More Than 30 Years Later, Tylenol Incident Still a Crisis Comm Teacher

The Tylenol poisoning incident of 1982 is considered a great crisis communications lesson. Some even say Tylenol wrote the book on crisis communications/management. Those in the biz likely know the story well, but for those who don’t:

Time magazine has revisited the Tylenol incident of 1982 on the 32nd anniversary of the poisonings. According to the article, the case remains unsolved – who did it and why are still unknown factors – but the Tylenol pills laced with cyanide killed seven people in the Chicago area.

“Without a suspect to revile, public outrage could have fallen squarely on Tylenol — the nation’s leading painkiller, with a market share greater than the next four top painkillers combined — and its parent corporation, Johnson & Johnson. Instead, by quickly recalling all of its products from store shelves, a move that cost Johnson & Johnson millions of dollars, the company emerged as another victim of the crime and one that put customer safety above profit. It even issued national warnings urging the public not to take Tylenol and established a hotline for worried customers to call,” writes Jennifer Latson, author of the Time article.

“Tylenol relatively quickly re-established its brand, recovering the entire market share it lost during the cyanide scare. Though things could have gone very differently, the episode’s most lasting legacy has been in the annals of public relations, not poison control: the case has since become a model for effective corporate crisis management,” writes Latson.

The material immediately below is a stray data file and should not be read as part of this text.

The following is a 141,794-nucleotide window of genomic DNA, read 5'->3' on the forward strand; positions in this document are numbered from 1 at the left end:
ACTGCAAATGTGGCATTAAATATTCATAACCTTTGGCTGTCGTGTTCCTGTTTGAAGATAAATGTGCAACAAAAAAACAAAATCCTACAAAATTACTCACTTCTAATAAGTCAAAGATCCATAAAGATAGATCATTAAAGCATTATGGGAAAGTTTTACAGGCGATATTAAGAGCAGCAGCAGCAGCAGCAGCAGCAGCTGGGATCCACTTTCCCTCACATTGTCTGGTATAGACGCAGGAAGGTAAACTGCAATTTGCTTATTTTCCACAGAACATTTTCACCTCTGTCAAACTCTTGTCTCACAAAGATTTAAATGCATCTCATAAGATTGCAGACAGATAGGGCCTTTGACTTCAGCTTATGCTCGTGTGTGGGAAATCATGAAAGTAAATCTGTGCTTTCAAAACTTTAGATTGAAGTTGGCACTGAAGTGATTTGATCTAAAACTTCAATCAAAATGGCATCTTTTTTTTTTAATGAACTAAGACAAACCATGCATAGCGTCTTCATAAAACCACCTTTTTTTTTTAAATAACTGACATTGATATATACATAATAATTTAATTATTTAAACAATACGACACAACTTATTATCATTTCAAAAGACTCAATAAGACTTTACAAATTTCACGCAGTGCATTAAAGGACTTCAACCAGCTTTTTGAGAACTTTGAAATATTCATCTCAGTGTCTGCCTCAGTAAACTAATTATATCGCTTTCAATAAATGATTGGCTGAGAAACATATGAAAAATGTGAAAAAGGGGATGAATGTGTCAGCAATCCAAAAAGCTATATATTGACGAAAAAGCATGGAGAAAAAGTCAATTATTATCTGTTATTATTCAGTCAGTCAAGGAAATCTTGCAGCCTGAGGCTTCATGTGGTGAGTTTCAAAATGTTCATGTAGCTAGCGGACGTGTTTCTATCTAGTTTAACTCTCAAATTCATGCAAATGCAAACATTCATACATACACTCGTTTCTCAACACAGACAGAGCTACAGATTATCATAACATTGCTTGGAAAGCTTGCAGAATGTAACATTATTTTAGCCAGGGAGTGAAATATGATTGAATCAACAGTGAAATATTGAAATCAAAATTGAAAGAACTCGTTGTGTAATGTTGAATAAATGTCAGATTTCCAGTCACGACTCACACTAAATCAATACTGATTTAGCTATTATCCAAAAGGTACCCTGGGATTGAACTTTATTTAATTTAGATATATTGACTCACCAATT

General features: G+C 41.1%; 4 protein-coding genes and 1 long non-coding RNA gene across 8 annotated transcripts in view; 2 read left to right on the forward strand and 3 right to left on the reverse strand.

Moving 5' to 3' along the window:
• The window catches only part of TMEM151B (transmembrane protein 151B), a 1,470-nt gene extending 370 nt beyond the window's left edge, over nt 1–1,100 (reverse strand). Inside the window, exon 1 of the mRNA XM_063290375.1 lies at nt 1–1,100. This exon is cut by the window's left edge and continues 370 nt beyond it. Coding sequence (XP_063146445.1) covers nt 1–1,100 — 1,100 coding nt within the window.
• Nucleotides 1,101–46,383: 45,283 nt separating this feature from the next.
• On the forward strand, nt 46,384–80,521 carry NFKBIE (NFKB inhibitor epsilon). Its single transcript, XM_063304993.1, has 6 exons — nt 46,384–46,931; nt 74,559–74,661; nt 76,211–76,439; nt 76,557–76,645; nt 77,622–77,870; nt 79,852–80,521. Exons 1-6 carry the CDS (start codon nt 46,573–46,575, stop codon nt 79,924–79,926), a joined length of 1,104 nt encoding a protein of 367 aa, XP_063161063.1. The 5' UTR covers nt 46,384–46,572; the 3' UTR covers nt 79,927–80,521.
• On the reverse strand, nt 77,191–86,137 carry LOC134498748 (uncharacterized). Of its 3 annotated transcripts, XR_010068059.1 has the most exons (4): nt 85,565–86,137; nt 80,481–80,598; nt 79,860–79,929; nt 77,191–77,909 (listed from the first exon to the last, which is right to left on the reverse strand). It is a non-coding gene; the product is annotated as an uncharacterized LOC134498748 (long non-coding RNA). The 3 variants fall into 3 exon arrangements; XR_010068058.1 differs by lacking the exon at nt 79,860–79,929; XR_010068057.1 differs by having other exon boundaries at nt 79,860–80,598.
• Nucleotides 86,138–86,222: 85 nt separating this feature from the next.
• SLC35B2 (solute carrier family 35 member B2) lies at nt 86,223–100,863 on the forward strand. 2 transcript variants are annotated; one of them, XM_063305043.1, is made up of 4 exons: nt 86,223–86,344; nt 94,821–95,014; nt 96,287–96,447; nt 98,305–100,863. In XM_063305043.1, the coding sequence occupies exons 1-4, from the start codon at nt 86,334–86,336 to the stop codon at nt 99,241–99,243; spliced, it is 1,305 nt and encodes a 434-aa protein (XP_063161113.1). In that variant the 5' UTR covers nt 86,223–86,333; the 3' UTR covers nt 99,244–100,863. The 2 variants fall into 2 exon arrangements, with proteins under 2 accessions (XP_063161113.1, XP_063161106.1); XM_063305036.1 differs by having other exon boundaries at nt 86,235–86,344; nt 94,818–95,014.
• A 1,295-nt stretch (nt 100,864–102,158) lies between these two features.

With such a seemingly great lesson to learn from, why do we still hear of companies failing to handle crisis communications situations? BP is a company that comes to mind, and Toyota in 2012. What about the recent Malaysia Airlines fiasco? And then there are the smaller, but still relevant cases of general communications and PR blunders galore, like these top five PR blunders of 2013 and DiGiorno’s recent Twitter mistake (though the company handled it well).

Perhaps the Tylenol case needs to be revisited. See the link below for the Department of Defense’s case study on the incident.


For the original article, click here:
For the case study, click here: